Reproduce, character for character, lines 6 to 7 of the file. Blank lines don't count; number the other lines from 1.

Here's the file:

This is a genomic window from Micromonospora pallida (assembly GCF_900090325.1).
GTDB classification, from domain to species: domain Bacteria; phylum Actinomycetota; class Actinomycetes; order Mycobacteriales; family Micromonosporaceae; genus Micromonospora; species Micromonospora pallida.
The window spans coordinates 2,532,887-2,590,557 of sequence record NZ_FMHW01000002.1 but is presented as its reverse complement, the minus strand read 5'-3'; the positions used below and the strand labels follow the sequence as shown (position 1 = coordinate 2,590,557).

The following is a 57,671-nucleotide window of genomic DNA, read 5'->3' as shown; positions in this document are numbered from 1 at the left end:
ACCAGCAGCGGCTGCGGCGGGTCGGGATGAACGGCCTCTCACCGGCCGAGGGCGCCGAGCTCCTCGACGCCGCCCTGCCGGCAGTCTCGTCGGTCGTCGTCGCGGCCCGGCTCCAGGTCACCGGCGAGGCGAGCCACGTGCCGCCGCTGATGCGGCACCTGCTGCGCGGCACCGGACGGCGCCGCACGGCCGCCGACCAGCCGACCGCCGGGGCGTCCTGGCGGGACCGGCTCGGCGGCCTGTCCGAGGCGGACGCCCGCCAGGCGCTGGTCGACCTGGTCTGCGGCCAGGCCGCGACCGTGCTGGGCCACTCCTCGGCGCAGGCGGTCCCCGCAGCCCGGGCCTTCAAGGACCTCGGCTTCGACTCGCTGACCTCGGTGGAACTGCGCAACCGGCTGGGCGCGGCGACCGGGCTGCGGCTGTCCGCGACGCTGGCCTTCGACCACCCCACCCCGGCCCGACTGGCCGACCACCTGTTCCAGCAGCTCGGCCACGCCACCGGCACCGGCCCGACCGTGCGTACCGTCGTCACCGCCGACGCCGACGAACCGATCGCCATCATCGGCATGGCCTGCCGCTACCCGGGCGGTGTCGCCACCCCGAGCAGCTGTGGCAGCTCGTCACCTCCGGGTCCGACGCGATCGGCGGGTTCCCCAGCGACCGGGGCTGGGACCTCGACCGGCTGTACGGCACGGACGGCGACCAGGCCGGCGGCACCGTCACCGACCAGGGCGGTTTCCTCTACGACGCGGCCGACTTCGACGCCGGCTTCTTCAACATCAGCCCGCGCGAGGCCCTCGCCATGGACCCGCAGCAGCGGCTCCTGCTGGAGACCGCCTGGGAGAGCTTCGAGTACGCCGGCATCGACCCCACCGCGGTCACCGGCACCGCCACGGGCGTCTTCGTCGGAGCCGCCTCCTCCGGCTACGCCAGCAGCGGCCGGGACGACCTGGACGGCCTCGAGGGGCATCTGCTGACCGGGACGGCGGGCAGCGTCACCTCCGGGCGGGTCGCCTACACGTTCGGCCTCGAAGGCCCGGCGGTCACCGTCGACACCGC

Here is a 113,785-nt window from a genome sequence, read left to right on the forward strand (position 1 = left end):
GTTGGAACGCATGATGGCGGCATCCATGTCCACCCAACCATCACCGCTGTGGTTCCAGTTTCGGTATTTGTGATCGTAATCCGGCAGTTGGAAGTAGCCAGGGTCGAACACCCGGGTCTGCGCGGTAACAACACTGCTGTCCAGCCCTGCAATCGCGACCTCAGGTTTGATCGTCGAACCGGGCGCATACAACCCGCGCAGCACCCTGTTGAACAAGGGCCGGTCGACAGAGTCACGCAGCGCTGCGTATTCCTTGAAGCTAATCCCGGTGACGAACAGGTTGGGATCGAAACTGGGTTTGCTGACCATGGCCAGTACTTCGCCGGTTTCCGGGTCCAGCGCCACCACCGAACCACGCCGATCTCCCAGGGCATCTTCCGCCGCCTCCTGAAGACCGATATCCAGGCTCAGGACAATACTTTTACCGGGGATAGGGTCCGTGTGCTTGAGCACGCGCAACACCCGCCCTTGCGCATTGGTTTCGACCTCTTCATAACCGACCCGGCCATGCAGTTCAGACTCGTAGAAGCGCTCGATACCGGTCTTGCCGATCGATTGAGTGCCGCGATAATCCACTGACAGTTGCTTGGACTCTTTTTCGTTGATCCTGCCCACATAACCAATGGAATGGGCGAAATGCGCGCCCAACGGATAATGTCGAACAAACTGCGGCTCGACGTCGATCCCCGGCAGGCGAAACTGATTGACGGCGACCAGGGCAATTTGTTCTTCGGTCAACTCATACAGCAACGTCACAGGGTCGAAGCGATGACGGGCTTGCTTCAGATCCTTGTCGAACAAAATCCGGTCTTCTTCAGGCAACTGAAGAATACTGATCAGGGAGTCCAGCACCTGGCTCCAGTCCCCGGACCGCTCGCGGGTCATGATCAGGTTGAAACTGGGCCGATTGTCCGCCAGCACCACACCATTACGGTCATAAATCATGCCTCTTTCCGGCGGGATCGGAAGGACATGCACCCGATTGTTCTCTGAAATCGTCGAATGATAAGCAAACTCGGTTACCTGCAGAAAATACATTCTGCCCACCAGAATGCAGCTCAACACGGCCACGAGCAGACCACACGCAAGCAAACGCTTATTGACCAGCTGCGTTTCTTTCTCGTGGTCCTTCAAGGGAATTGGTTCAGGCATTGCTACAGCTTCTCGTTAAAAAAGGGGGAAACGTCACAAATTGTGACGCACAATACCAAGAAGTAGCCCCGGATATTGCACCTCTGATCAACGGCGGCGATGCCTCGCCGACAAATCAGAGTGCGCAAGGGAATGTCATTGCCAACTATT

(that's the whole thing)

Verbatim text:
Here is a 113,785-nt window from a genome sequence, read left to right on the forward strand (position 1 = left end):
GTTGGAACGCATGATGGCGGCATCCATGTCCACCCAACCATCACCGCTGTGGTTCCAGTTTCGGTATTTGTGATCGTAATCCGGCAGTTGGAAGTAGCCAGGGTCGAACACCCGGGTCTGCGCGGTAACAACACTGCTGTCCAGCCCTGCAATCGCGACCTCAGGTTTGATCGTCGAACCGGGCGCATACAACCCGCGCAGCACCCTGTTGAACAAGGGCCGGTCGACAGAGTCACGCAGCGCTGCGTATTCCTTGAAGCTAATCCCGGTGACGAACAGGTTGGGATCGAAACTGGGTTTGCTGACCATGGCCAGTACTTCGCCGGTTTCCGGGTCCAGCGCCACCACCGAACCACGCCGATCTCCCAGGGCATCTTCCGCCGCCTCCTGAAGACCGATATCCAGGCTCAGGACAATACTTTTACCGGGGATAGGGTCCGTGTGCTTGAGCACGCGCAACACCCGCCCTTGCGCATTGGTTTCGACCTCTTCATAACCGACCCGGCCATGCAGTTCAGACTCGTAGAAGCGCTCGATACCGGTCTTGCCGATCGATTGAGTGCCGCGATAATCCACTGACAGTTGCTTGGACTCTTTTTCGTTGATCCTGCCCACATAACCAATGGAATGGGCGAAATGCGCGCCCAACGGATAATGTCGAACAAACTGCGGCTCGACGTCGATCCCCGGCAGGCGAAACTGATTGACGGCGACCAGGGCAATTTGTTCTTCGGTCAACTCATACAGCAACGTCACAGGGTCGAAGCGATGACGGGCTTGCTTCAGATCCTTGTCGAACAAAATCCGGTCTTCTTCAGGCAACTGAAGAATACTGATCAGGGAGTCCAGCACCTGGCTCCAGTCCCCGGACCGCTCGCGGGTCATGATCAGGTTGAAACTGGGCCGATTGTCCGCCAGCACCACACCATTACGGTCATAAATCATGCCTCTTTCCGGCGGGATCGGAAGGACATGCACCCGATTGTTCTCTGAAATCGTCGAATGATAAGCAAACTCGGTTACCTGCAGAAAATACATTCTGCCCACCAGAATGCAGCTCAACACGGCCACGAGCAGACCACACGCAAGCAAACGCTTATTGACCAGCTGCGTTTCTTTCTCGTGGTCCTTCAAGGGAATTGGTTCAGGCATTGCTACAGCTTCTCGTTAAAAAAGGGGGAAACGTCACAAATTGTGACGCACAATACCAAGAAGTAGCCCCGGATATTGCACCTCTGATCAACGGCGGCGATGCCTCGCCGACAAATCAGAGTGCGCAAGGGAATGTCATTGCCAACTATT